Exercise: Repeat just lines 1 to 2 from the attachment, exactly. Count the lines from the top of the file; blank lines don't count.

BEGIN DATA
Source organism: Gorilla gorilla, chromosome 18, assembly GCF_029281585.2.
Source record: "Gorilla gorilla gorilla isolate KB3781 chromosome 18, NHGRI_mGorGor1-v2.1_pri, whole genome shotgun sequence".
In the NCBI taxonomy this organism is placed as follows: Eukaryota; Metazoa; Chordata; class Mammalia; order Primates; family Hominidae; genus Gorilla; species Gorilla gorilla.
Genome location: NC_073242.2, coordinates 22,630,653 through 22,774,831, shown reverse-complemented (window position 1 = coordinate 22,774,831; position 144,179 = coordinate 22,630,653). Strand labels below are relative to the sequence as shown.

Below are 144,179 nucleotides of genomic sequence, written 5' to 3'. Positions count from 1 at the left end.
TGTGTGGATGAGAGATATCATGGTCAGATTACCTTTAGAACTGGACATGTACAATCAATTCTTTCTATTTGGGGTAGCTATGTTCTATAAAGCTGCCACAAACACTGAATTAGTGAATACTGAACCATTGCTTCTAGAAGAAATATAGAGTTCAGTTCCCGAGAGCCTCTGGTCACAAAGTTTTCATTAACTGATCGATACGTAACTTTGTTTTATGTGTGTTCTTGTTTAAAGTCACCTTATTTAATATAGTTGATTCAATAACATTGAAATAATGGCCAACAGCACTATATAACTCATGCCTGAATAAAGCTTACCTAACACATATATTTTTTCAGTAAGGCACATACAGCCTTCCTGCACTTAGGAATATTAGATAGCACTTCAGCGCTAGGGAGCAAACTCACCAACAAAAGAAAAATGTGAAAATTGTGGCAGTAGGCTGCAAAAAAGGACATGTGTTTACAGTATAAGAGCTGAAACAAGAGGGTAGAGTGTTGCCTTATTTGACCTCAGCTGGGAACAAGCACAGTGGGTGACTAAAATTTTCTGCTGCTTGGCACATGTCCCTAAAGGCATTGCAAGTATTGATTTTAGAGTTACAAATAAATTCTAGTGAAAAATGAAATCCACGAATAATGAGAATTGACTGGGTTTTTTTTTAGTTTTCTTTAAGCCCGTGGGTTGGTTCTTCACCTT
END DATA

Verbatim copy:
Source organism: Gorilla gorilla, chromosome 18, assembly GCF_029281585.2.
Source record: "Gorilla gorilla gorilla isolate KB3781 chromosome 18, NHGRI_mGorGor1-v2.1_pri, whole genome shotgun sequence".